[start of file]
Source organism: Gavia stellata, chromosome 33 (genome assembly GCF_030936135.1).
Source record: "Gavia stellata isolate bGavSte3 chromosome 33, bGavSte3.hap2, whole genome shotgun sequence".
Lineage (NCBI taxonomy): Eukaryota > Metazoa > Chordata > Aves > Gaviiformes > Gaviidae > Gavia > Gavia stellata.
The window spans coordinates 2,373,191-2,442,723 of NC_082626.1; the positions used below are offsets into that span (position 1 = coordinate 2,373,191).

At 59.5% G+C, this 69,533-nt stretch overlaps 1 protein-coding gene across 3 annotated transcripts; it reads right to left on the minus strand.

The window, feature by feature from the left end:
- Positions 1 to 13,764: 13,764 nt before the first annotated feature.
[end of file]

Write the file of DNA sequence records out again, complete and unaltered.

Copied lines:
Source organism: Gavia stellata, chromosome 33 (genome assembly GCF_030936135.1).
Source record: "Gavia stellata isolate bGavSte3 chromosome 33, bGavSte3.hap2, whole genome shotgun sequence".
Lineage (NCBI taxonomy): Eukaryota > Metazoa > Chordata > Aves > Gaviiformes > Gaviidae > Gavia > Gavia stellata.
The window spans coordinates 2,373,191-2,442,723 of NC_082626.1; the positions used below are offsets into that span (position 1 = coordinate 2,373,191).

At 59.5% G+C, this 69,533-nt stretch overlaps 1 protein-coding gene across 3 annotated transcripts; it reads right to left on the minus strand.

The window, feature by feature from the left end:
- Positions 1 to 13,764: 13,764 nt before the first annotated feature.